Troubleshooter tells of college challenges

Wolverhampton | News | Published:

Big challenges lie ahead for Wolverhampton College if standards are to be raised, according to the man who has taken the helm.

John Hogg has been brought in as temporary principal to help turn the college's fortunes around.

His appointment comes after it was rated inadequate by Ofsted. He will be in charge until at least July 2013 and today said he aims to bring "stability" and "optimism" to the college. The interim principal added the future was bright for staff and students if the basics are done right.

Mr Hogg replaced previous principal Ian Milliard who retired in July. In March Ofsted released a damning report judging the college as inadequate and it was given a year to improve.

Mr Hogg said: "I realise there are big challenges that lie ahead.

"My plan is to create a situation where the college can face the future with confidence."

Ofsted inspectors criticised the college, which has about 15,000 students, for the number of youngsters that were dropping out.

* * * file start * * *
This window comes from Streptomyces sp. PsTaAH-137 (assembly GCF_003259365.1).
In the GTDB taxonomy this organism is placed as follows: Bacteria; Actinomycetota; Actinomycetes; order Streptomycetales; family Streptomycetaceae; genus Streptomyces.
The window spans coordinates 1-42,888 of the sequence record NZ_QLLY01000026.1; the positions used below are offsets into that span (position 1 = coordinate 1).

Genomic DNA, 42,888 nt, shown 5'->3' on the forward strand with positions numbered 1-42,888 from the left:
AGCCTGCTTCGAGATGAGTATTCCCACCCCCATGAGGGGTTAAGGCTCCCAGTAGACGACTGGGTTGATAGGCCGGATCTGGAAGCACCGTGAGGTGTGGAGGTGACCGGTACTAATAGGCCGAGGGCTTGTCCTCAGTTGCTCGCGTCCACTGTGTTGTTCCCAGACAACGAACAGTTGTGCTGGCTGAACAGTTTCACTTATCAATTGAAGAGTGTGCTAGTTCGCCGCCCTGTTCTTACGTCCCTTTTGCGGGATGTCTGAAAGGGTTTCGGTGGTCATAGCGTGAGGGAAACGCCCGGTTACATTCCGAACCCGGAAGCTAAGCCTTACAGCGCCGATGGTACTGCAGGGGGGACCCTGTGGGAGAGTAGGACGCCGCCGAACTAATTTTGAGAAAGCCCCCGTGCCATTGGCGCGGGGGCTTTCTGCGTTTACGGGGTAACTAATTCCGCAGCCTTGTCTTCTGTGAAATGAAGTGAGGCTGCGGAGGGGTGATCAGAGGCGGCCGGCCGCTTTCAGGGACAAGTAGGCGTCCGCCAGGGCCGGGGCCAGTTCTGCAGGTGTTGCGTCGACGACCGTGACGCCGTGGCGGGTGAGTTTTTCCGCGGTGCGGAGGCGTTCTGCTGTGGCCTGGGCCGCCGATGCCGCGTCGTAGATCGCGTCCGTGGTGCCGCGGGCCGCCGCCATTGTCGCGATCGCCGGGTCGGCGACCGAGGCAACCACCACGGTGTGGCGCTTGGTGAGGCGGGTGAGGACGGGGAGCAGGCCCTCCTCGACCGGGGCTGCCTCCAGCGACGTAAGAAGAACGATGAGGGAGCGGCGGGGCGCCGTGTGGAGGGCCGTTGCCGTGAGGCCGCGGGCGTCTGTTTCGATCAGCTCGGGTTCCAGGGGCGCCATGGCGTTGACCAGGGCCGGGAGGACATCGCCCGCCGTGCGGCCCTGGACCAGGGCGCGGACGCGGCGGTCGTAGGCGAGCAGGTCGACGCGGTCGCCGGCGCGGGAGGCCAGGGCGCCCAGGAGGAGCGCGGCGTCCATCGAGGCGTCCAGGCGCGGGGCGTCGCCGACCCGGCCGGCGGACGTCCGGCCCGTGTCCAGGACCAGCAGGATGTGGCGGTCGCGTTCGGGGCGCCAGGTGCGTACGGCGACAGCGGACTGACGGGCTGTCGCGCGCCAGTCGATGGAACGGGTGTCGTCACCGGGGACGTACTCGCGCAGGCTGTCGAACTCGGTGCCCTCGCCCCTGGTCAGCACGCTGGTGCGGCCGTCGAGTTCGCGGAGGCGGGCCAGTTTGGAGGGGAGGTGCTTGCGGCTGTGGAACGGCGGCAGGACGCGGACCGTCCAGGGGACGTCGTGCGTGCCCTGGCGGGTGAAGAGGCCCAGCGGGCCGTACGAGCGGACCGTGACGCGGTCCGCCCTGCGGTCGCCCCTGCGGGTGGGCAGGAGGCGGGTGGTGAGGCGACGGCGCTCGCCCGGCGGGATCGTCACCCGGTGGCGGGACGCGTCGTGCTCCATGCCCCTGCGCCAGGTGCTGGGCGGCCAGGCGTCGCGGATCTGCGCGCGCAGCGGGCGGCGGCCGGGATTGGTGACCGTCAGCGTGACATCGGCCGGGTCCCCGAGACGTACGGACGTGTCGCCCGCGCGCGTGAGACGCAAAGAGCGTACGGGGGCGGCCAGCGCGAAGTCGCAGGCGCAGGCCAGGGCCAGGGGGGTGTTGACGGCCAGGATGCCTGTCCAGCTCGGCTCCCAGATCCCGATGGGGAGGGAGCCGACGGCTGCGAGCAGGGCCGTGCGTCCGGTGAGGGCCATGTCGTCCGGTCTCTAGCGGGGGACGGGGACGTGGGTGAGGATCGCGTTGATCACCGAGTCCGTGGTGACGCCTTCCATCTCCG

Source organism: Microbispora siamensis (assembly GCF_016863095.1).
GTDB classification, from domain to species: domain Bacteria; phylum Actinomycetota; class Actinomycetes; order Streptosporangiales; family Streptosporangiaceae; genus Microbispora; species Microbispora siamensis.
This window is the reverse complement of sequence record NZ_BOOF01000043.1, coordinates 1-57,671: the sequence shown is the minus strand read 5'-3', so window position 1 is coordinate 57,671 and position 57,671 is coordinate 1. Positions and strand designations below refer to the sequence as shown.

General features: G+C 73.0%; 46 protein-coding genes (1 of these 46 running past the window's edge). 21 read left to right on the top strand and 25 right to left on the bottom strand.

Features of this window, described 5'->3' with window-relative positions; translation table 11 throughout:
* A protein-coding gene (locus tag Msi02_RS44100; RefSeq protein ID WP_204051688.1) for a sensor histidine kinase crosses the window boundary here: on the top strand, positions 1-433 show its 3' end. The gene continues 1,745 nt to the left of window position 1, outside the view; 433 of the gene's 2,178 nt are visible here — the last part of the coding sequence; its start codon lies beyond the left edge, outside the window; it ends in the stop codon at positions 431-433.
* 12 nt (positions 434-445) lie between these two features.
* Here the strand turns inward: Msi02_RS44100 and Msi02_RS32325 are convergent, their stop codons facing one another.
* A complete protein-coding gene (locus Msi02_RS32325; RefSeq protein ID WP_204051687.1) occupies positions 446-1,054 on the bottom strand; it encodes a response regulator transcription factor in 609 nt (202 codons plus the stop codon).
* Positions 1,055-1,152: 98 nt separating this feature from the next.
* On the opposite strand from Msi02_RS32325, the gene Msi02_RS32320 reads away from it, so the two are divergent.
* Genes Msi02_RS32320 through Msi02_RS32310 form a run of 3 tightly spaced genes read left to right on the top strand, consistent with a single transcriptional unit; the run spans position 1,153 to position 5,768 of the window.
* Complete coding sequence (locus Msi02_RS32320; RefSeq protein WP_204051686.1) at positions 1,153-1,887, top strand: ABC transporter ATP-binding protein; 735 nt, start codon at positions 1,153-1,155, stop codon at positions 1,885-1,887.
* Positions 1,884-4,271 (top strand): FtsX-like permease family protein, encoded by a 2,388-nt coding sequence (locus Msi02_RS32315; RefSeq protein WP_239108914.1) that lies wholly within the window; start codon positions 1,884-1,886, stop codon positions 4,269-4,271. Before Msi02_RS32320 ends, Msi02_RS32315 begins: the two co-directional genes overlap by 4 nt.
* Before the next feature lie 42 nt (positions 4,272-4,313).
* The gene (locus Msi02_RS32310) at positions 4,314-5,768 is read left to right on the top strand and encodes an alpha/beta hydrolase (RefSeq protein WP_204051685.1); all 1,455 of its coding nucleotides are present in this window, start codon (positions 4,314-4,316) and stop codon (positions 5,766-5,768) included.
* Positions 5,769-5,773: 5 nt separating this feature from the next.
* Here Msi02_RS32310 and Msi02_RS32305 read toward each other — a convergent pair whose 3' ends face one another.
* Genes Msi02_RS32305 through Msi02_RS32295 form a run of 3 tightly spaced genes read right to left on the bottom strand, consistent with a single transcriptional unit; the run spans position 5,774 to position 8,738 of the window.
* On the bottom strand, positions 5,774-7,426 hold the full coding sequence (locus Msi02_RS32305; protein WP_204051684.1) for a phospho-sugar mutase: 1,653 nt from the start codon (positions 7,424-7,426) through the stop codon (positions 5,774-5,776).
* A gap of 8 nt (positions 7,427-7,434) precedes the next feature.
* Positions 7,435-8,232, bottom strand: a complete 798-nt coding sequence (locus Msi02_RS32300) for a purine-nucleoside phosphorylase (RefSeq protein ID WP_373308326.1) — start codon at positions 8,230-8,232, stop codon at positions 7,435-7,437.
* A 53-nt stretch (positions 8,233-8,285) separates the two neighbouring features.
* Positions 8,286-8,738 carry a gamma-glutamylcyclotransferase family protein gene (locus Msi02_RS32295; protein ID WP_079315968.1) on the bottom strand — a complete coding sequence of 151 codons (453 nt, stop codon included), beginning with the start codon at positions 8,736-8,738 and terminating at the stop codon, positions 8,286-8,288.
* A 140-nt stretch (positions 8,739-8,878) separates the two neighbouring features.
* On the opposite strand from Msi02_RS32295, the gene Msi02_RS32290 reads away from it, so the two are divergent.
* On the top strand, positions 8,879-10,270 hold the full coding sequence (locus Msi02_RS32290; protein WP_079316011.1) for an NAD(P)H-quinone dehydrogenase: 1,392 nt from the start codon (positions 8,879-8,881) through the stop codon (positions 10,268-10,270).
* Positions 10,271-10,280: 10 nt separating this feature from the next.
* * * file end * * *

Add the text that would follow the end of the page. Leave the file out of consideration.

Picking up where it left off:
Mr Hogg said staff had been "vigorous" this year to ensure that students join the most suitable courses.

And he added that one of his main tasks was to "consolidate the financial future of the college".


He said: "I want the college to become the first choice provider of education.

"We know it won't be instant but if students can experience the support that staff are giving, then their futures will be bright."

Before Wolverhampton, Mr Hogg worked at Handsworth College in Birmingham and Middlesbrough College where he helped turn things around financially.

Earlier this month the college decided to scrap some of its GCSE courses.

Mr Hogg denied it was a "knee jerk" decision, instead claiming the courses had no place at the college any more and were not preparing students properly for getting jobs when they finish.

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